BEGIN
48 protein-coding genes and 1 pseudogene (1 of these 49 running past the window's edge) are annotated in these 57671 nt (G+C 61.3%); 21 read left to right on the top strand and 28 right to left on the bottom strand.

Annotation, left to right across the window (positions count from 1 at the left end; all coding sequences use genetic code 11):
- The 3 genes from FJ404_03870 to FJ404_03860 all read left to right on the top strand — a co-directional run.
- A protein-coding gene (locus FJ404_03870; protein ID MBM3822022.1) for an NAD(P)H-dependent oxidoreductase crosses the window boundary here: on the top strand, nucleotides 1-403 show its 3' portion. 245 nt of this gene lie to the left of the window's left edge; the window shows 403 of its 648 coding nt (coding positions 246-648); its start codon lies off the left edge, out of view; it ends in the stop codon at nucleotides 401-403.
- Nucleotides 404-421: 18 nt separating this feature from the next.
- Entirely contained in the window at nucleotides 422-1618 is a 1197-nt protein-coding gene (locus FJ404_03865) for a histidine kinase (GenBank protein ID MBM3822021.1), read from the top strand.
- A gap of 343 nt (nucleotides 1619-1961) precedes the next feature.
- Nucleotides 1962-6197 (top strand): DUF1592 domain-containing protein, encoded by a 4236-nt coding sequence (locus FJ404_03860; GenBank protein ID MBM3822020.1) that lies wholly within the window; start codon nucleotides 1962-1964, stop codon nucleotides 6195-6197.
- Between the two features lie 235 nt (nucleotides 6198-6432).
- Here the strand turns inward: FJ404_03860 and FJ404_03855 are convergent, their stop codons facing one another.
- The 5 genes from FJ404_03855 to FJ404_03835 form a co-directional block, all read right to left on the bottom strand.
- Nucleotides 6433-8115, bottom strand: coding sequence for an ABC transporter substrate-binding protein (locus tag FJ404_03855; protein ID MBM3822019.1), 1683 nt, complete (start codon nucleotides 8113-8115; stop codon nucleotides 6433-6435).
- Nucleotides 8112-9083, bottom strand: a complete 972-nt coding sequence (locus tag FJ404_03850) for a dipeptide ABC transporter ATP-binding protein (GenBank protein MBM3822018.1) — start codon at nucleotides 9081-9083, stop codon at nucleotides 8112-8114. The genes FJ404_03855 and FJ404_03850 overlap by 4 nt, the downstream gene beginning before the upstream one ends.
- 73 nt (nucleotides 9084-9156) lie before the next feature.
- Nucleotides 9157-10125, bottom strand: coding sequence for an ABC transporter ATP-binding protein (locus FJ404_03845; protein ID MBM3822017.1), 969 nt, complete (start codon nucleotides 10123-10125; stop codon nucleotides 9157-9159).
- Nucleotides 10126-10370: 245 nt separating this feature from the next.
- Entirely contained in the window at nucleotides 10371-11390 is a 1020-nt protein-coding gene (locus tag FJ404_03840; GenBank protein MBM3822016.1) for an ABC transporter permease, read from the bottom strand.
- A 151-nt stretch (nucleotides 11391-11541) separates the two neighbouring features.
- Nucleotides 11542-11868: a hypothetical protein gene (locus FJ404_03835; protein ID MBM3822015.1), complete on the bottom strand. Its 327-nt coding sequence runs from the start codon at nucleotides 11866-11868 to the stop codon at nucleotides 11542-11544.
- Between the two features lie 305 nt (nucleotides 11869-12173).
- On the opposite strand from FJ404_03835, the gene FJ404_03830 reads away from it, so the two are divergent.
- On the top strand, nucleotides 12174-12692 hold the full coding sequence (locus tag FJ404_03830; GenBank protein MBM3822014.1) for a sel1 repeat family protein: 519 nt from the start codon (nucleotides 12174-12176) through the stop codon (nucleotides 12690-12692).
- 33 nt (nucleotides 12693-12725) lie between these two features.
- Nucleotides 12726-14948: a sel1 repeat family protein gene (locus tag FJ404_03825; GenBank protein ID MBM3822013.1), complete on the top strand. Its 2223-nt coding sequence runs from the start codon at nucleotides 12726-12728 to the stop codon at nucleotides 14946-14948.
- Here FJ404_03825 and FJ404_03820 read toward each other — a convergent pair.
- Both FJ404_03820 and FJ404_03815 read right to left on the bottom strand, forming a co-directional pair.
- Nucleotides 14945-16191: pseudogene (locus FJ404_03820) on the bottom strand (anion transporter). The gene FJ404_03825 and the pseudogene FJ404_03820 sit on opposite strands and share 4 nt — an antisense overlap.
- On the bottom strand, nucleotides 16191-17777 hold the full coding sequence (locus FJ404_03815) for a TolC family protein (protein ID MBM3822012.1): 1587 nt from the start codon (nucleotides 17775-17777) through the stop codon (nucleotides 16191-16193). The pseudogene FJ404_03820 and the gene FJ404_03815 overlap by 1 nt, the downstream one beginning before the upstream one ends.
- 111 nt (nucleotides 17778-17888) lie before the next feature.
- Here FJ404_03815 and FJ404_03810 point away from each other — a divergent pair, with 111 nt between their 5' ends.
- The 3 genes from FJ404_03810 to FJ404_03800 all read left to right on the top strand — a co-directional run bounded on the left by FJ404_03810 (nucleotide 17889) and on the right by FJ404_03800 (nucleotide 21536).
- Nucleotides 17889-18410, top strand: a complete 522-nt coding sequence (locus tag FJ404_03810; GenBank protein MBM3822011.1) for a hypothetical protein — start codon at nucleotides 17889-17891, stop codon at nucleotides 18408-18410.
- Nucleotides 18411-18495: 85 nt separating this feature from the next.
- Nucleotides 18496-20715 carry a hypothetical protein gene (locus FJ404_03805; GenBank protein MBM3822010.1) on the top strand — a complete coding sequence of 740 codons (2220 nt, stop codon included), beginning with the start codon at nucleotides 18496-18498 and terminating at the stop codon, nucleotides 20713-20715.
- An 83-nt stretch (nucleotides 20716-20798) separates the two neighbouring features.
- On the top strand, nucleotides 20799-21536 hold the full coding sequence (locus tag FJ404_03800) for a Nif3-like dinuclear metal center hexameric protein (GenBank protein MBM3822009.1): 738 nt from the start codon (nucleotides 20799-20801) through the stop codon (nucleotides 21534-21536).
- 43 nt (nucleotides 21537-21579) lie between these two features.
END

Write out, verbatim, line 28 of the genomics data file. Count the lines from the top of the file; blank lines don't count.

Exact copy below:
- On the bottom strand, nucleotides 16191-17777 hold the full coding sequence (locus FJ404_03815) for a TolC family protein (protein ID MBM3822012.1): 1587 nt from the start codon (nucleotides 17775-17777) through the stop codon (nucleotides 16191-16193). The pseudogene FJ404_03820 and the gene FJ404_03815 overlap by 1 nt, the downstream one beginning before the upstream one ends.